November 19, 2018

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Medical Student Brooklyn Leitch and Her Path to Pediatrics

Growing up, Brooklyn Leitch wasn’t sure what she wanted to do for a career. What she did know was that she wanted to do something where she could care for children. In high school, when classmates were getting jobs at department stores or restaurants, Brooklyn spent her time babysitting. That’s what sparked the passion that would eventually lead her into the field of pediatrics. “It always felt like caring for children was what I was meant to do,” Brooklyn recalled.

With so many jobs that centered around children, there was one area that caught Brooklyn’s attention when she began school at the College of Saint Benedict. Pediatrics. “I knew I wanted to take care of children someday,” Brooklyn explained. “I figured out that the medical field was how I wanted to do that.”

Now, as a third-year medical student with the University of Minnesota, Brooklyn is gaining firsthand experience at ACMC in both Family Medicine and Pediatrics through the Rural Physician Associate (RPAP) Program.

In Willmar, she is working with Dr. Michael Nicklawsky in his Family Medicine practice which has allowed Brooklyn to see the relationships he has built with his patients. This was the motivation behind her decision to enter the RPAP program. As a native to Willmar, Brooklyn recognizes the importance of knowing the patient and the social factors that may affect their health. “I like the idea of growing relationships with my patients through the clinic that I’m working in,” Brooklyn explained. “This has always appealed to me and is such an important factor in primary care.”

Brooklyn has also spent time in the ACMC-Marshall clinic, working alongside Dr. Atul Mishra with his pediatric patients. This has given her the chance to experience both the challenges and joy of caring for children.

“Working with adults is great because they can hold a conversation with you and explain what is wrong. But there is just something about working with kids that makes it even more enjoyable,” Brooklyn said.

While working with Dr. Mishra, Brooklyn has appreciated the chance to learn from a full-time pediatrician, observing the tips and tricks that he utilizes daily. “The physical exam is more difficult in children,” Brooklyn explained. “It’s nice to be able to see how he does this and then being able to incorporate my own style. Dr. Mishra likes to explain things to his patients during exams and I am learning from those interactions as well.”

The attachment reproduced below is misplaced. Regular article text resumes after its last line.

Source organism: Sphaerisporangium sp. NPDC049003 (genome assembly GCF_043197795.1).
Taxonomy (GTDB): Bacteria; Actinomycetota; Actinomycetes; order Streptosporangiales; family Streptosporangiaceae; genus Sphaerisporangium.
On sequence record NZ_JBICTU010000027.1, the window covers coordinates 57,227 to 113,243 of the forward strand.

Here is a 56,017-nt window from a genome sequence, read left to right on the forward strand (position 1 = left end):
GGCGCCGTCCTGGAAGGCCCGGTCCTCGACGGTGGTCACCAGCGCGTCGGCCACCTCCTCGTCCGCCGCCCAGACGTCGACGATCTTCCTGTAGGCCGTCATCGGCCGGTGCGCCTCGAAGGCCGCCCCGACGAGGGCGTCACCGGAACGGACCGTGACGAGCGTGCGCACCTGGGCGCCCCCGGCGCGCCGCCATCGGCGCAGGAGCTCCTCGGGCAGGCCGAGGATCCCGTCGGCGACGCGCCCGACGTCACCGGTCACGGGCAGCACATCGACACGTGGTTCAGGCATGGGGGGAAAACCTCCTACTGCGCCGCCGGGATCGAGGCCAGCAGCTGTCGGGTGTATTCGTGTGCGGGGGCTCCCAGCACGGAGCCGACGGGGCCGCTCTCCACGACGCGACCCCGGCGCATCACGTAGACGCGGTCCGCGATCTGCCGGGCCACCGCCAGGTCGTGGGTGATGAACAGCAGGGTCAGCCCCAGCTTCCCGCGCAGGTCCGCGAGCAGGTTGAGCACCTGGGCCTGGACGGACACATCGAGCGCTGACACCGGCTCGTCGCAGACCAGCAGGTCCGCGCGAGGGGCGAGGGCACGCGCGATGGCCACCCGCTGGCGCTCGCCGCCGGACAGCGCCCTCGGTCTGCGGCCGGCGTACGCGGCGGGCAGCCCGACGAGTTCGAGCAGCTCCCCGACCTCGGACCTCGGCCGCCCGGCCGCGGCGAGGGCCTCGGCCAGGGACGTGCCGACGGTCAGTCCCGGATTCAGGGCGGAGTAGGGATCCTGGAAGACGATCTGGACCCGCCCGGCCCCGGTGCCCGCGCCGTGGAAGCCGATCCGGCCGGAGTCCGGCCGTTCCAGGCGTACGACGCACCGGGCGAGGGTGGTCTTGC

As she spends time in pediatrics, Brooklyn is discovering how important the parents’ role is in the exam process. Since very little communication is available with young children, Brooklyn is learning how to leverage the parent for a more effective visit. “Dr. Mishra does a great job of easing fears that often come with seeing a doctor,” she said. “It’s great being able to figure out how you and the parent can work together to make the child comfortable. “

Brooklyn has also applied her passion for pediatrics in her Community Health Project, working with the United Way of Central Minnesota. She is developing a health care curriculum for the United Way’s Growmobile, which provides education for preschoolers and meals for children of lower income families during the summer months. Brooklyn has helped health information which she is working to build into the programs curriculum.  “I am teaching children during the school year with the hope that the lessons will continue during the summer months to reach even more children,” Brooklyn said.

Brooklyn with preceptorIn addition to her pediatrics pursuit, Brooklyn decided that she wanted to deepen her ability to interact with patients of different ethnicities. Growing up in Willmar, Brooklyn was aware of the diversity found throughout Central Minnesota and the challenges that language barriers created.

This motivated her to earn an undergraduate degree in Hispanic Studies. “I have always loved the Spanish language,” Brooklyn explained. “I knew that I would want to be able to speak with my patients directly so being proficient in Spanish has always been important to me.”

As she spends more time in health care settings, Brooklyn acknowledges the value of her Spanish aptitude. Although interpreters are required in appointments for patients who do not speak English, she can utilize her abilities to communicate with patients.

Brooklyn plans to build upon her Spanish abilities with a medical rotation in Costa Rica next year to emerge herself in medical Spanish. “I realize now that knowing Spanish and knowing medical Spanish are two very different things,” she joked. Ultimately, Brooklyn hopes that her proficiency will allow her to participate in international service trips later in her career.

With just one year left of medical school, Brooklyn is excited to move into residency and decide what path her career will take. “For pediatrics I will have a three-year residency and then I can specialize through a fellowship but I haven’t decided,” she explained. “I like the mix of clinic, but I also like inpatient care so I will just see where my residency brings me.”